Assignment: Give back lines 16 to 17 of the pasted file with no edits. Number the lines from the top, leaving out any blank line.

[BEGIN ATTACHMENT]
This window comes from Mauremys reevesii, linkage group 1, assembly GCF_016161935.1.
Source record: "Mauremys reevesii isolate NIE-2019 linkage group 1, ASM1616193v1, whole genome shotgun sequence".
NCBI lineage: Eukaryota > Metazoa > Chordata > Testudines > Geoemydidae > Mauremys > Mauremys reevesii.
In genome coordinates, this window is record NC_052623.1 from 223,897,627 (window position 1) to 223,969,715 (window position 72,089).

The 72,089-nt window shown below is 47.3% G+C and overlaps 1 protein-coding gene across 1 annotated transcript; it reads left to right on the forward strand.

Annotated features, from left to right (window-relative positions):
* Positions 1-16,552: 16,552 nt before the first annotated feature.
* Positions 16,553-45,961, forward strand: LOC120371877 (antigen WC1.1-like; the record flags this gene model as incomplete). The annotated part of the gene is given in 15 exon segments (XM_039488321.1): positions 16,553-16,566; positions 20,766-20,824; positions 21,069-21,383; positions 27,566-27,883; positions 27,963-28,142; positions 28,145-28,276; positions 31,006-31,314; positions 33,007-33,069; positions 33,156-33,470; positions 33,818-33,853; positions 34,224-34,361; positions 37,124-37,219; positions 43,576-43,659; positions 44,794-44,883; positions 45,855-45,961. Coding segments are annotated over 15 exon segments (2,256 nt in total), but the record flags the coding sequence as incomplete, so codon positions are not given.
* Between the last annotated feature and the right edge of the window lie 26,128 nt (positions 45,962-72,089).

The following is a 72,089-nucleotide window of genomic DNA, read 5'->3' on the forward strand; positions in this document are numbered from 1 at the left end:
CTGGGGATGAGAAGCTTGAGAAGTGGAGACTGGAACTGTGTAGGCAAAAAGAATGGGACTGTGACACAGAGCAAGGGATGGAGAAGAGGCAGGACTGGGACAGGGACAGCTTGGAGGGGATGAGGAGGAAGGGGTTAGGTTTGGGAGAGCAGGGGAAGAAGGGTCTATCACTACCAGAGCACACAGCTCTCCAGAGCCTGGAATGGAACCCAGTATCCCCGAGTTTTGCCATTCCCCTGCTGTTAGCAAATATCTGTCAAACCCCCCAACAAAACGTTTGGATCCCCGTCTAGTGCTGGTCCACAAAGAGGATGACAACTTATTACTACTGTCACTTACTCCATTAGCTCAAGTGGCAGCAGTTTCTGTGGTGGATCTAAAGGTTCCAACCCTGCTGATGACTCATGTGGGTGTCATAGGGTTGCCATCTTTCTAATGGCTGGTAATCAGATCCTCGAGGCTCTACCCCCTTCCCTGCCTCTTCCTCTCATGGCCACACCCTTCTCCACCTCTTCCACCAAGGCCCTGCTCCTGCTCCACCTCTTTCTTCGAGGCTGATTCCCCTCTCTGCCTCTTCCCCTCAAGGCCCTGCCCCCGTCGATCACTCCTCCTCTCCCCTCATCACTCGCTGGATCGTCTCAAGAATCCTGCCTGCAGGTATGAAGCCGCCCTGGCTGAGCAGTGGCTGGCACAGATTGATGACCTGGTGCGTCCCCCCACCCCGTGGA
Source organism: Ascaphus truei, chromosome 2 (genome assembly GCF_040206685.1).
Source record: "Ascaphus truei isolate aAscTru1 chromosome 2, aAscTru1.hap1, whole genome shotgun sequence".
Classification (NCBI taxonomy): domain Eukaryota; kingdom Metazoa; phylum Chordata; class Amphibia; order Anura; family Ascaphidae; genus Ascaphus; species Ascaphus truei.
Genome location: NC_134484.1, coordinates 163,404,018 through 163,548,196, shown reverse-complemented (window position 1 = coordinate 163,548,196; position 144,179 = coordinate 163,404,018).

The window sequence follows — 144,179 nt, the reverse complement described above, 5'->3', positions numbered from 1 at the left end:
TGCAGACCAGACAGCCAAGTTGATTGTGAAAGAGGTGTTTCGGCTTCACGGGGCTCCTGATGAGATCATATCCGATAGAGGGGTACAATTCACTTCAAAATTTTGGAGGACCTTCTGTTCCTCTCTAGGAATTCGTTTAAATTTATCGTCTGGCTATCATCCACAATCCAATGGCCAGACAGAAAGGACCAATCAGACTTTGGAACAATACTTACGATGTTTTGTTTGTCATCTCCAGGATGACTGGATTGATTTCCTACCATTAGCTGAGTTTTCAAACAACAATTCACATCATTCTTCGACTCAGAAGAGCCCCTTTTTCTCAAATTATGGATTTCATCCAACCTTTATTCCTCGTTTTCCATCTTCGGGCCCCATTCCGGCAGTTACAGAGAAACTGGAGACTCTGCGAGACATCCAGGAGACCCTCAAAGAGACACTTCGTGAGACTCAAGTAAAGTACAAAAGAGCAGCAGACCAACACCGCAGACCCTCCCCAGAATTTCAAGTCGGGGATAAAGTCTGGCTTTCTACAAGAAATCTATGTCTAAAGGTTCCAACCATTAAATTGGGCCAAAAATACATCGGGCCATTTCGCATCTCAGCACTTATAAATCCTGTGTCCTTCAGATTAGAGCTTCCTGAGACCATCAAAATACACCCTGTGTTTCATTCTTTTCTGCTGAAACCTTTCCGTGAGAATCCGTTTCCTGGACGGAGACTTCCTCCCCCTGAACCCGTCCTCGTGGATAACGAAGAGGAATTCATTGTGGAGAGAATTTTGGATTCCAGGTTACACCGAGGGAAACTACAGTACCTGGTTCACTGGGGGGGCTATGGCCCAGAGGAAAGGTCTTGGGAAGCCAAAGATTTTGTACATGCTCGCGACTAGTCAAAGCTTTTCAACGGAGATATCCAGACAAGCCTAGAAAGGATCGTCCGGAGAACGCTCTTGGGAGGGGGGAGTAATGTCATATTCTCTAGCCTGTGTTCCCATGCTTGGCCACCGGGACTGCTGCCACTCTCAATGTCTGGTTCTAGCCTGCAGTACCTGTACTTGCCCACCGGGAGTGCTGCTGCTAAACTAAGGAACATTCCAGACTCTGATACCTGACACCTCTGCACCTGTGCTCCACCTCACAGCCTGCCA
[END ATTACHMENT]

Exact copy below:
The window sequence follows — 144,179 nt, the reverse complement described above, 5'->3', positions numbered from 1 at the left end:
TGCAGACCAGACAGCCAAGTTGATTGTGAAAGAGGTGTTTCGGCTTCACGGGGCTCCTGATGAGATCATATCCGATAGAGGGGTACAATTCACTTCAAAATTTTGGAGGACCTTCTGTTCCTCTCTAGGAATTCGTTTAAATTTATCGTCTGGCTATCATCCACAATCCAATGGCCAGACAGAAAGGACCAATCAGACTTTGGAACAATACTTACGATGTTTTGTTTGTCATCTCCAGGATGACTGGATTGATTTCCTACCATTAGCTGAGTTTTCAAACAACAATTCACATCATTCTTCGACTCAGAAGAGCCCCTTTTTCTCAAATTATGGATTTCATCCAACCTTTATTCCTCGTTTTCCATCTTCGGGCCCCATTCCGGCAGTTACAGAGAAACTGGAGACTCTGCGAGACATCCAGGAGACCCTCAAAGAGACACTTCGTGAGACTCAAGTAAAGTACAAAAGAGCAGCAGACCAACACCGCAGACCCTCCCCAGAATTTCAAGTCGGGGATAAAGTCTGGCTTTCTACAAGAAATCTATGTCTAAAGGTTCCAACCATTAAATTGGGCCAAAAATACATCGGGCCATTTCGCATCTCAGCACTTATAAATCCTGTGTCCTTCAGATTAGAGCTTCCTGAGACCATCAAAATACACCCTGTGTTTCATTCTTTTCTGCTGAAACCTTTCCGTGAGAATCCGTTTCCTGGACGGAGACTTCCTCCCCCTGAACCCGTCCTCGTGGATAACGAAGAGGAATTCATTGTGGAGAGAATTTTGGATTCCAGGTTACACCGAGGGAAACTACAGTACCTGGTTCACTGGGGGGGCTATGGCCCAGAGGAAAGGTCTTGGGAAGCCAAAGATTTTGTACATGCTCGCGACTAGTCAAAGCTTTTCAACGGAGATATCCAGACAAGCCTAGAAAGGATCGTCCGGAGAACGCTCTTGGGAGGGGGGAGTAATGTCATATTCTCTAGCCTGTGTTCCCATGCTTGGCCACCGGGACTGCTGCCACTCTCAATGTCTGGTTCTAGCCTGCAGTACCTGTACTTGCCCACCGGGAGTGCTGCTGCTAAACTAAGGAACATTCCAGACTCTGATACCTGACACCTCTGCACCTGTGCTCCACCTCACAGCCTGCCA